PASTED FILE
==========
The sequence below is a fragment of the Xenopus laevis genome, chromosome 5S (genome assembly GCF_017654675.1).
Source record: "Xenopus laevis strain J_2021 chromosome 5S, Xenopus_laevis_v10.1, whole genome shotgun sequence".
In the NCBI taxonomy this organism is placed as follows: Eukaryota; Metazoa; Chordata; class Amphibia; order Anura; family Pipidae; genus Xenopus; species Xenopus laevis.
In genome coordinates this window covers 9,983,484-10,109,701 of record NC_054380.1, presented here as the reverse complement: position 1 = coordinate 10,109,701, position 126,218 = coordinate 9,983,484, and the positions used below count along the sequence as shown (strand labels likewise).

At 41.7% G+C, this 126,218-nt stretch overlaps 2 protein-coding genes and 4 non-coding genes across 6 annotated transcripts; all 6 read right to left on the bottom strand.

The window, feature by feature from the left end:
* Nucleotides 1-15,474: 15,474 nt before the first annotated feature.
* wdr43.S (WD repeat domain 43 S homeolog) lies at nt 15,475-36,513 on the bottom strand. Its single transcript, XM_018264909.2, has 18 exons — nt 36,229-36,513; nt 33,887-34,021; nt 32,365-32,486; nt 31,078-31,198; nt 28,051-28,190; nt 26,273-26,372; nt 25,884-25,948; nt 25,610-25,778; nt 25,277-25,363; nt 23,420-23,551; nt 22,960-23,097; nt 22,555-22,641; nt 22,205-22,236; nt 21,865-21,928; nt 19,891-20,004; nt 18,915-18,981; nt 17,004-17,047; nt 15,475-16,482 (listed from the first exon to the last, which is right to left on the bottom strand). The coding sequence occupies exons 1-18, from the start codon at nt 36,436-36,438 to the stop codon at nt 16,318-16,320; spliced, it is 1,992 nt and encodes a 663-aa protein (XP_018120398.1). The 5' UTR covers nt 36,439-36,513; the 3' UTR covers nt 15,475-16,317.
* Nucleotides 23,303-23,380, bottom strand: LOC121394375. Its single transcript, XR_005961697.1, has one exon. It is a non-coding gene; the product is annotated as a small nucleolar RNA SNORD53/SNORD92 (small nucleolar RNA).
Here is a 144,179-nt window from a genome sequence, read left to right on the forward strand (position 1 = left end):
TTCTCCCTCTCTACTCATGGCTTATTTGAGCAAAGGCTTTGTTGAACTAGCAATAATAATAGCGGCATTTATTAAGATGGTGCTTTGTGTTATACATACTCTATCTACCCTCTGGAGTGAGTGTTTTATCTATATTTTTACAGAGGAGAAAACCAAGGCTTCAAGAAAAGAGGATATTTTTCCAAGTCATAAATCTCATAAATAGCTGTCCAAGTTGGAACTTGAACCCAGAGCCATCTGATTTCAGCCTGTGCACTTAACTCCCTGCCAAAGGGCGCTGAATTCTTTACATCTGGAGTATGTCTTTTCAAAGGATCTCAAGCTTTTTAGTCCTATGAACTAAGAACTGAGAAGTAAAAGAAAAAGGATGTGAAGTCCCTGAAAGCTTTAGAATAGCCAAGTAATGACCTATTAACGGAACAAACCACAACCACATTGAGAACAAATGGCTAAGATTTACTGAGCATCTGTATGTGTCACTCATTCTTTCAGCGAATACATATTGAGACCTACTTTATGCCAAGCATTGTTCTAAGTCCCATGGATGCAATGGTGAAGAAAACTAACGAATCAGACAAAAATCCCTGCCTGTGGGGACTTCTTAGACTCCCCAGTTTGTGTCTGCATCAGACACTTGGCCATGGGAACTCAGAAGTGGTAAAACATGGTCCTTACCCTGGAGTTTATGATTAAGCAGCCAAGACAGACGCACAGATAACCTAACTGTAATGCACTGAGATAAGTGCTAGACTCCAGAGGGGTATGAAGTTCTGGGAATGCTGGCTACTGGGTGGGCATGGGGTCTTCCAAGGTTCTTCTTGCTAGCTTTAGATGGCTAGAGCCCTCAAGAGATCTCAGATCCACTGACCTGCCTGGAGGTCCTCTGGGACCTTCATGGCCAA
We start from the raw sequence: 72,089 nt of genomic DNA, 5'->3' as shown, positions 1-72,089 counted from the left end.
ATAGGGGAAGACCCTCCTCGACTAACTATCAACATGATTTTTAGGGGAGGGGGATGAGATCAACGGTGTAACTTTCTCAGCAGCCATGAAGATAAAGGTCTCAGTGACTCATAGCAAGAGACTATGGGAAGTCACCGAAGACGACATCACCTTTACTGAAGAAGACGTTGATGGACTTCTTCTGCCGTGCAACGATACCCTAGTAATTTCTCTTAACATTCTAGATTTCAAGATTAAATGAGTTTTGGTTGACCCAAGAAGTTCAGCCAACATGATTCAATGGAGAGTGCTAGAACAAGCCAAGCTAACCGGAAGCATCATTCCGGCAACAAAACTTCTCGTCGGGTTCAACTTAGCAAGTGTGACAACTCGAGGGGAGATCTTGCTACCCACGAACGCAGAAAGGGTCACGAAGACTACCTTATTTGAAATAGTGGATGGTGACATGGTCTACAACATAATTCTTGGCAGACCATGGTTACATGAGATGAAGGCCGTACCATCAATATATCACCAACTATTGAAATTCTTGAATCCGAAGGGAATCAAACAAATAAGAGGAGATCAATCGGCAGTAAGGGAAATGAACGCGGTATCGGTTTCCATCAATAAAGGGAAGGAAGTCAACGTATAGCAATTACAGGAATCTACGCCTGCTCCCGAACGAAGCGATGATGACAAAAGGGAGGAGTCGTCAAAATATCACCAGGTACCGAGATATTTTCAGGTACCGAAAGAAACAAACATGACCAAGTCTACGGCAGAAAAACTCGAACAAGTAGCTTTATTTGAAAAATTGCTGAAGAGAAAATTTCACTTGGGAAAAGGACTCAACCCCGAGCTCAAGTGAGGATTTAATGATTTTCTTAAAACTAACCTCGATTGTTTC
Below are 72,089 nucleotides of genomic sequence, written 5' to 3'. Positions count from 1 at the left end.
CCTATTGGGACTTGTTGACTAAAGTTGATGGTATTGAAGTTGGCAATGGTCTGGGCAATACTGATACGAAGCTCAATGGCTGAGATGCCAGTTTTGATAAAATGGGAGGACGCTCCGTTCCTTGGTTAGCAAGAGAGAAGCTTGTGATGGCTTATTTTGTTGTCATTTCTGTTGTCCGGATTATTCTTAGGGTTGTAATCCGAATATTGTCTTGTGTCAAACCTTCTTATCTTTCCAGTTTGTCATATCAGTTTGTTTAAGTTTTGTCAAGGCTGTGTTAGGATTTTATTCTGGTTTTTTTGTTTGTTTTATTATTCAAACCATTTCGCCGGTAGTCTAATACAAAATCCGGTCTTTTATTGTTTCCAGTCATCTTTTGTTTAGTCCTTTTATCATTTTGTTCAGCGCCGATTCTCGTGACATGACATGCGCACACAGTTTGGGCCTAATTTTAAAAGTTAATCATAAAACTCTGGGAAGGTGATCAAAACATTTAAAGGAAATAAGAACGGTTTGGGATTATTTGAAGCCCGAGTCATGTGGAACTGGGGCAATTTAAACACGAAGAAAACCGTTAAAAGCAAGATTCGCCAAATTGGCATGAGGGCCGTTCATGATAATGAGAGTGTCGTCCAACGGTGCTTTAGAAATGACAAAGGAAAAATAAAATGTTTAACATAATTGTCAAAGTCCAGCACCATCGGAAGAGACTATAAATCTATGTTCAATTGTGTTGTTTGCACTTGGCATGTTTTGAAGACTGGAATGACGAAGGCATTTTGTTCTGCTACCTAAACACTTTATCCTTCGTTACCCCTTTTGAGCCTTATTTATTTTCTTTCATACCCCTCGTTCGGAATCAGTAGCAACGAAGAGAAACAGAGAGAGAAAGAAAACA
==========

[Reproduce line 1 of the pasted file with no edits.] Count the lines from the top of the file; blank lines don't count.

The sequence below is a fragment of the Xenopus laevis genome, chromosome 5S (genome assembly GCF_017654675.1).